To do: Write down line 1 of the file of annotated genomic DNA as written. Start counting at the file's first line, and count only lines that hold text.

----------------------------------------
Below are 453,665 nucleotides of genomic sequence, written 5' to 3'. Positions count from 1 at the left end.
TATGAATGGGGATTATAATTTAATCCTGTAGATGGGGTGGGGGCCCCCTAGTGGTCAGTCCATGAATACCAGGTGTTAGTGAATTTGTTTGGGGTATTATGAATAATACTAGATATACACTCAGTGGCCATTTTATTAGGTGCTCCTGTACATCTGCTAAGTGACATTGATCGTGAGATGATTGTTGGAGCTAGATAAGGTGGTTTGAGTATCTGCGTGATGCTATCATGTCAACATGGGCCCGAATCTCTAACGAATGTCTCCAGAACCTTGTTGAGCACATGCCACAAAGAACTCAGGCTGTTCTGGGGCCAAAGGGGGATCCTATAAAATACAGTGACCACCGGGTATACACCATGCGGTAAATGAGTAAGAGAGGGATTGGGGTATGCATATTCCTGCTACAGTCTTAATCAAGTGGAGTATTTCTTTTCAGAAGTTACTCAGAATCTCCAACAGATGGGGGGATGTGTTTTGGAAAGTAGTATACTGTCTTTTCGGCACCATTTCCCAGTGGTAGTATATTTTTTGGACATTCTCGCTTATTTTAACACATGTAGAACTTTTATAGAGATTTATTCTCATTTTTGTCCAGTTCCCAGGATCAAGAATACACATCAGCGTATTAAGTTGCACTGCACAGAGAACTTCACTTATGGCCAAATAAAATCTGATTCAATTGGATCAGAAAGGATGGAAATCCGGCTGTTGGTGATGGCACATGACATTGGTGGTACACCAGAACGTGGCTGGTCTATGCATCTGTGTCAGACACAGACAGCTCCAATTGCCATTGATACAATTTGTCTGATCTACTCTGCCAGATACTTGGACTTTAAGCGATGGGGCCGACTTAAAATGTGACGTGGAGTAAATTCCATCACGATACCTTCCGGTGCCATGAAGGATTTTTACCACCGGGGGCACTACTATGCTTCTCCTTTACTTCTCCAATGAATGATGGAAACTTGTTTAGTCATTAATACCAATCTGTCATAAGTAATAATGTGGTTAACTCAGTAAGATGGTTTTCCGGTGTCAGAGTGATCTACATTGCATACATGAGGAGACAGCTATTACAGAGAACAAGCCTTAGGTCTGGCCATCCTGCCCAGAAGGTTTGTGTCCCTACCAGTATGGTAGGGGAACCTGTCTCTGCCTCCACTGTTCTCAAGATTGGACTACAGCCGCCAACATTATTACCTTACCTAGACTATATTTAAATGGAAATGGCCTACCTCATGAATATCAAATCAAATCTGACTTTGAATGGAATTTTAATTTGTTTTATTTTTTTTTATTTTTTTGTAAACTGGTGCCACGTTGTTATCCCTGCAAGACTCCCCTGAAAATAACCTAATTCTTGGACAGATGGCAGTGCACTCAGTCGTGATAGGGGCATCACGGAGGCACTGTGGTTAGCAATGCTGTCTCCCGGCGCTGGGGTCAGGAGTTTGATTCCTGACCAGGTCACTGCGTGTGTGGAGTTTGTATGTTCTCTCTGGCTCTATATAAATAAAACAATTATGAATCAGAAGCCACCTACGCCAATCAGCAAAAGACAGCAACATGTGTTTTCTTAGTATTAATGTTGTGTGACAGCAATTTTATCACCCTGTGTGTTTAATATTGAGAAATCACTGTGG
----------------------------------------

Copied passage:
Below are 453,665 nucleotides of genomic sequence, written 5' to 3'. Positions count from 1 at the left end.